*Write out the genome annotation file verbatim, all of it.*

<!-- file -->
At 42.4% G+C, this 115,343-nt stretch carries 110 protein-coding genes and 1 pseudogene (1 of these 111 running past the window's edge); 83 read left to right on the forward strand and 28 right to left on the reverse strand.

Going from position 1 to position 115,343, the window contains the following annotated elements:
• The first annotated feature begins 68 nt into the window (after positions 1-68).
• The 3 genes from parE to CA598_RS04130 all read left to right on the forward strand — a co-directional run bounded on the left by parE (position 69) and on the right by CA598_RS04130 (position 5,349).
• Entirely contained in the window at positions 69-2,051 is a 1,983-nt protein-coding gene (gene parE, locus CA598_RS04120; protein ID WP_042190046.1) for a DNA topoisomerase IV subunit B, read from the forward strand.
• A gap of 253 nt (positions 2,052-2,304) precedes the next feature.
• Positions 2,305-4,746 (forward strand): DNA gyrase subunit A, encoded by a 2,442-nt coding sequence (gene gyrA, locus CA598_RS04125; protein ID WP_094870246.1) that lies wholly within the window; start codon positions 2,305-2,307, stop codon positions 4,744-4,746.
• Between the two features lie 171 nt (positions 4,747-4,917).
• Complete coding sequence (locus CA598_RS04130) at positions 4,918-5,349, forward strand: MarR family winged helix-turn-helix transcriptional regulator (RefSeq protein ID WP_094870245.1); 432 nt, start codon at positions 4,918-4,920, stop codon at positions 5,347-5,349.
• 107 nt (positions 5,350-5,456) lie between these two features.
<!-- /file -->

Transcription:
At 42.4% G+C, this 115,343-nt stretch carries 110 protein-coding genes and 1 pseudogene (1 of these 111 running past the window's edge); 83 read left to right on the forward strand and 28 right to left on the reverse strand.

Going from position 1 to position 115,343, the window contains the following annotated elements:
• The first annotated feature begins 68 nt into the window (after positions 1-68).
• The 3 genes from parE to CA598_RS04130 all read left to right on the forward strand — a co-directional run bounded on the left by parE (position 69) and on the right by CA598_RS04130 (position 5,349).
• Entirely contained in the window at positions 69-2,051 is a 1,983-nt protein-coding gene (gene parE, locus CA598_RS04120; protein ID WP_042190046.1) for a DNA topoisomerase IV subunit B, read from the forward strand.
• A gap of 253 nt (positions 2,052-2,304) precedes the next feature.
• Positions 2,305-4,746 (forward strand): DNA gyrase subunit A, encoded by a 2,442-nt coding sequence (gene gyrA, locus CA598_RS04125; protein ID WP_094870246.1) that lies wholly within the window; start codon positions 2,305-2,307, stop codon positions 4,744-4,746.
• Between the two features lie 171 nt (positions 4,747-4,917).
• Complete coding sequence (locus CA598_RS04130) at positions 4,918-5,349, forward strand: MarR family winged helix-turn-helix transcriptional regulator (RefSeq protein ID WP_094870245.1); 432 nt, start codon at positions 4,918-4,920, stop codon at positions 5,347-5,349.
• 107 nt (positions 5,350-5,456) lie between these two features.